If it’s good enough for Grandad does this really mean it’s good enough for me?

The convention ended about an hour and a half previous to the writing of this post. On the whole, I enjoyed myself thoroughly; I’d go so far as to say that this statement is true for the majority of the people in attendance this weekend. Vendors, pro’s, fans, everyone seemed to be content, if not tired, at the end of the day.

So after a good meal and a chance to decompress, here are a couple of final thoughts on the weekend.

0. The nice thing about not having to fill holes in my collection is that I’m free to find things. I can flip through a box and discover a ridiculous amount books I’ve read about or heard good things about. I can also feel more free to take a chance on things just because… It was surprisingly fun to look aimlessly with no goal in mind.

1. To quote Mark Waid, “There are a lot of genuinely good people in the comic industry, but there are also a lot of lazy people in the industry.” Mr. Waid said this during the Family Friendly Comics panel. It was in reference to the current over reliance on explicit violence and gore in mainstream comics. As always though, it’s what happens to be selling. Aggravating.

2. DC does not, and for the foreseeable future will not stand for Digital Comics. Odds are they’ll stand for Dad’s Comics. They’re going to be playing catch-up and it’s going to hurt. Digicomics came up again and again in panels  across the board. But, according to Ian Sattler of DC, the company is only merely looking into the possibility. Marvel has already dabbled in this and is getting much more serious about the form. The Iron-Man annual will be released on the same day in both pamphlet and digital format. Further, Mark Waid, Editor-in-Chief of BOOM!, has many of their titles online and speaks positively of it as augmenting, if not changing, the face of comics.

Success in this experiment should mean a couple of things…some obvious, some not so much:

a. The worry of the price-point might be a thing of the past…hopefully,

b. A wider audience can be reached. As Jeff Parker pointed out today in a panel, web-content of all sorts will be able to link to downloadable content. Mentioning that interviews and news stories that catch a reader’s interest could offer instant contact with content,

c. With lower overhead, companies might be more willing to experiment with content. They might also offer content that wouldn’t sell as well in paper form… a return of US1? Maybe…hmmm?

In regards to digital comics the next six months to a year will be telling.

3. Readership needs to grow or prices will continue to rise and content will continue to stay at this level of quality(?).

It could be a brave new world that we stand before, or it could be business as usual with dwindling readership.

4 comments on “If it’s good enough for Grandad does this really mean it’s good enough for me?

  1. Jesse says:

    Sounds like a killer weekend!

    Do 2a and 3 contradict each other? I’m very interested in how going digital will keep prices stable.

    I don’t think readership will grow unless prices become more reasonable. We’re both pretty good examples that we’ll try almost anything if the price is low enough. And I think escalating prices are keeping kids (ie: new blood) from picking up the habit and turning into lifelong readers.

    • Matt says:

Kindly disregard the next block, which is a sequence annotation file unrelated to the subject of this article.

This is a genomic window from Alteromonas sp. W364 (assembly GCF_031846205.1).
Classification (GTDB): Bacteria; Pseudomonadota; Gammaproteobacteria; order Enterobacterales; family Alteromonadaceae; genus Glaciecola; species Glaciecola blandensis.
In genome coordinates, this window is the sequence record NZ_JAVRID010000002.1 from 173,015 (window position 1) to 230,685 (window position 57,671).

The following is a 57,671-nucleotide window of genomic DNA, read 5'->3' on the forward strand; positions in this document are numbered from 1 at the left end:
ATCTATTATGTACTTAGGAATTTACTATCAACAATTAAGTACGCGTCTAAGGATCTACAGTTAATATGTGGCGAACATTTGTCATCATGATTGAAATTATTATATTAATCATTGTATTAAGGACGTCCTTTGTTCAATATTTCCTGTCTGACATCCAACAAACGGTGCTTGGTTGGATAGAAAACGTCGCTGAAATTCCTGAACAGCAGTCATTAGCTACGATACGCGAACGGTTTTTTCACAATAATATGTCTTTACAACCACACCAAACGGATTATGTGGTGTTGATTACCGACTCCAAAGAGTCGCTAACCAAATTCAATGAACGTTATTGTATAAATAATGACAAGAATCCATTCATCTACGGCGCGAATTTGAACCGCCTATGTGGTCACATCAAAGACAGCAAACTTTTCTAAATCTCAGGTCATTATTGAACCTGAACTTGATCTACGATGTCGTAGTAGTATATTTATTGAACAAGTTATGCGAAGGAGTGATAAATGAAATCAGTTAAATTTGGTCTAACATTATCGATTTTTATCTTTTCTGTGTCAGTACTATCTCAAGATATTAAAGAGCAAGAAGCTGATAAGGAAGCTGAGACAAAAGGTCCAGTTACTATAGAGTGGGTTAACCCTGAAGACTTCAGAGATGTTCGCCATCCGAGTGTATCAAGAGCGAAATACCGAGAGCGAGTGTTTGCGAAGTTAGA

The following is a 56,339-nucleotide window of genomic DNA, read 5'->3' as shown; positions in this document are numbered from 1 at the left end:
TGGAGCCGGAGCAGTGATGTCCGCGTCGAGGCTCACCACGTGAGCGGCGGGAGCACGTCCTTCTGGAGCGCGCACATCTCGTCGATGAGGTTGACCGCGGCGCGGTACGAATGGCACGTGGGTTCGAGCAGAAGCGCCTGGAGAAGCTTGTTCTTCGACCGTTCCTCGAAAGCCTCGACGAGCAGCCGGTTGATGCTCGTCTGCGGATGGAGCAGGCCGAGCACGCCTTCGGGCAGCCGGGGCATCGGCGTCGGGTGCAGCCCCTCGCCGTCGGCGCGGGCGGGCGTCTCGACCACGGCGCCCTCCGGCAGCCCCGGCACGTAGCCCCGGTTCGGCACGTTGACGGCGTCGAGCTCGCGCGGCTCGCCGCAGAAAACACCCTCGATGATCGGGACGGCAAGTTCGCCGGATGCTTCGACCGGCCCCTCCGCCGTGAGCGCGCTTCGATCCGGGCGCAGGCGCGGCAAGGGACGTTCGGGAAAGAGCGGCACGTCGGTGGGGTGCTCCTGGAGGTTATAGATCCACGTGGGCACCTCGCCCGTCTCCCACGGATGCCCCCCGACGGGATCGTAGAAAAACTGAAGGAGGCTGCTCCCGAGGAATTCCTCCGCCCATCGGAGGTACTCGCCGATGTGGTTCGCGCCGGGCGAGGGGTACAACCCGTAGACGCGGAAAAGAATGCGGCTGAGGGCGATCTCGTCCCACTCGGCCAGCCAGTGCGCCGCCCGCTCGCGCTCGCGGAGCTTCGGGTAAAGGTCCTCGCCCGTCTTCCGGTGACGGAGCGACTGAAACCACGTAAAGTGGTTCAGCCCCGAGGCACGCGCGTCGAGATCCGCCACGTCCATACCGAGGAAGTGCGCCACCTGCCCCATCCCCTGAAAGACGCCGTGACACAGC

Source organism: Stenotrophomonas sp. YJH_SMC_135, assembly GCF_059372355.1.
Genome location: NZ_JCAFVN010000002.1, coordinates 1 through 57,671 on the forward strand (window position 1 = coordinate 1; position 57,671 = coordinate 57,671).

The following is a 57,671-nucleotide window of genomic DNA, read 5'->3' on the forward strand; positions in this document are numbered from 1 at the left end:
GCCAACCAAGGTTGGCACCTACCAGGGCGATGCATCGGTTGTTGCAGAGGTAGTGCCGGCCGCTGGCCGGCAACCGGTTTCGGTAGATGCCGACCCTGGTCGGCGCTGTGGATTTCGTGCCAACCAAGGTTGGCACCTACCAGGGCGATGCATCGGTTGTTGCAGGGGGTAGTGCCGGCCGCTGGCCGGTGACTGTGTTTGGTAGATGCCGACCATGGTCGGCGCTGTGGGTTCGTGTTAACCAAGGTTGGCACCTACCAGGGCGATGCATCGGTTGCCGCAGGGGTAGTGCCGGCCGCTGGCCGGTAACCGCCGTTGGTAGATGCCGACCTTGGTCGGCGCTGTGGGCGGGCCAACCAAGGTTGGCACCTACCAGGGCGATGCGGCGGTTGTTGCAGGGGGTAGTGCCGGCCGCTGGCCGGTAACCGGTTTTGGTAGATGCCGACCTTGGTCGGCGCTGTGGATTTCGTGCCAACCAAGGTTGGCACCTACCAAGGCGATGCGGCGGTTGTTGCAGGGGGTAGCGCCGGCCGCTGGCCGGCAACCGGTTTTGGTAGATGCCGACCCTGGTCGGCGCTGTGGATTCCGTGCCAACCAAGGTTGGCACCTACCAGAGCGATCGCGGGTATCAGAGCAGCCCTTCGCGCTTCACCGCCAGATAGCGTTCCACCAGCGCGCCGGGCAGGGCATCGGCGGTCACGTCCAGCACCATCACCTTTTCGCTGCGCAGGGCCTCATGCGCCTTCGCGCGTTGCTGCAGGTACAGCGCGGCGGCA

No, they don’t contradict when they are dealing with two separate and completely speculative issues.

      The ideas under topic 2 are speculating how digital comics will affect the readership.

      3 is a statement of consequences of a business with an ever dwindling readership.

      As to why a digital format would keep prices stable, the format itself is not reliant as many outside economic factors.

      Pamplets rely on increased paper/ production cost as well as ever increasing shipping/distribution cost.
      You may counter that the tech (storage space, servers for distribution to readers on the net, etc…) is not cheap. True. The start up cost is high to do it on a comparable level. On the other hand, you’re not having to buy new servers every week for every single book.

      Does it mean a lowering of prices? Probably not: who doesn’t want to make money? It will always be priced at the greatest that the market will bear. Without so many outside factors though, it should mean stabilization.

      It’s not just the price keeping new (read: young) readers out. Availability is a big deal too. There aren’t nearly as many spinner racks in grocery or drug stores as there used to be. There also aren’t so many parents eager to take an 8 year old kid to a comic book store. I can’t blame them in most cases. The majority are not new user friendly.

      • Jesse says:


        I wouldn’t argue that digital is more expensive than paper, though. Servers are expensive, but I imagine printing on paper is more so, so there’s more profit to be had. I should look into the cost for the Iron Man annual in both formats.

        I don’t know if there’s currently a good example of digital distribution that we can compare it to (ie: the publisher controls all pricing and output), so I think we’re in uncharted waters here. I do know that Apple is continually fighting with the record labels to keep prices in iTunes at $.99, and they’ve already had to concede some already.

        I completely agree with everything in your last paragraph, I just think cover prices being what they are aren’t doing sales any favors.

        It seems like FCBD is doing great things to get kids into comic shops, but what’s being done to keep them coming back the other 51 weeks of the year?

  2. […] mentioned in his report from HeroesCon that Ian Sattler is pretty adamant that most DC titles are still $2.99, and that any $3.99 title […]

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